What’s the WhatsApp Endgame?

How far can it go?

Photo Illustration by Justin Sullivan/Getty Images

When Facebook buys a company like WhatsApp for $19 billion it’s natural to leap straightaway to quibbling about the valuation. But I have a more fundamental question about the line of business WhatsApp is in.

The way WhatsApp works is this. Mobile phone operators want to charge people money for data plans and then more money for SMS services. WhatsApp comes along and creates a service that uses data to replicate the functionality of SMS. Then WhatsApp sells this service very cheaply—$1 a year.


In the short term this makes perfect sense as a business. Carriers will lose some money and that money will be divided up between consumers and WhatApp. Smart idea.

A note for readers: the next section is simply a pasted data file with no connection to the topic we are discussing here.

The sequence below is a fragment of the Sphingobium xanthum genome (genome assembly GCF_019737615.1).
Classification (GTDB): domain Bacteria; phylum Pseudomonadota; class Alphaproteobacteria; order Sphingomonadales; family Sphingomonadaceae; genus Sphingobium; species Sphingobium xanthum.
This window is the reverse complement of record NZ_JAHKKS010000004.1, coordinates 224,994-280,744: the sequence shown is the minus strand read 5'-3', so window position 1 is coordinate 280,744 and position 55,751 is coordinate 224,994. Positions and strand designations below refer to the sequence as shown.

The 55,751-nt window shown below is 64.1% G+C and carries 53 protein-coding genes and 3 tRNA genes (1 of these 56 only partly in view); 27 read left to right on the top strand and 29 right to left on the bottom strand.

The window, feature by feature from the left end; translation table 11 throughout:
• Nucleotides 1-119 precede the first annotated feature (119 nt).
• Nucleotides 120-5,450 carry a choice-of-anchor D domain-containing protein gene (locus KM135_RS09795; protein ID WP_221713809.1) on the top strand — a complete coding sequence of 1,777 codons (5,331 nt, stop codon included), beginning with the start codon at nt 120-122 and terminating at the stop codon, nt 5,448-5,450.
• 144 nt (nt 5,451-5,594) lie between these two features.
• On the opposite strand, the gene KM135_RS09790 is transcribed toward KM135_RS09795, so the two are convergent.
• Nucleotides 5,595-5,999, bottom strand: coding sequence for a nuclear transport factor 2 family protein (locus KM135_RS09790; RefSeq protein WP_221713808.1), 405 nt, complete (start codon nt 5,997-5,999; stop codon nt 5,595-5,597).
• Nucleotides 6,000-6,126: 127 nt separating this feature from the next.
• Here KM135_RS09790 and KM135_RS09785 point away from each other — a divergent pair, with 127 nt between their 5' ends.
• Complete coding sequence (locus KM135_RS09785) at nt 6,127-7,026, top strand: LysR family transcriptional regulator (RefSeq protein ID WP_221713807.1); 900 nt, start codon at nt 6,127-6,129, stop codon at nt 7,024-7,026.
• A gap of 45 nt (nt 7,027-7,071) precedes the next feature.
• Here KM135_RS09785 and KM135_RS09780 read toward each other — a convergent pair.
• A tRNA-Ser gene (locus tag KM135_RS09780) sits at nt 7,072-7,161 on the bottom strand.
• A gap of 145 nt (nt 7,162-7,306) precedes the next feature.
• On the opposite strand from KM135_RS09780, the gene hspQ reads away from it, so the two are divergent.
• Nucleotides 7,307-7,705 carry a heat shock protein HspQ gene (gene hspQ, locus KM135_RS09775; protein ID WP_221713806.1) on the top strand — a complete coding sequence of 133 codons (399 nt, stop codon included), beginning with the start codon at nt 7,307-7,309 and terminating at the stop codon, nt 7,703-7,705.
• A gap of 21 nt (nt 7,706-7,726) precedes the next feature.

But how does this scale? Mobile phone operators aren’t really selling consumers some voice service, some data service, and some SMS service. They are selling access to the network. The different pricing schemes they come up with are just different ways of trying to maximize the value they extract from consumers. In a world without WhatsApp, selling SMS separately from data is the best way to do that. Then along comes WhatsApp to exploit a hole in the pricing system. But if WhatsApp gets big enough, then carrier strategy is going to change. You stop selling separate SMS plans and just have a take-it-or-leave-it overall package. And then suddenly WhatsApp isn’t doing anything.

That’s how it looks to me at least. Exploiting the loophole is a good business as long as the loophole exists. But the loophole is only going to exist as long as the system that gives rise to the loophole makes sense for the carriers. The more people who exploit the loophole, the more sense it makes for the carriers to change the system.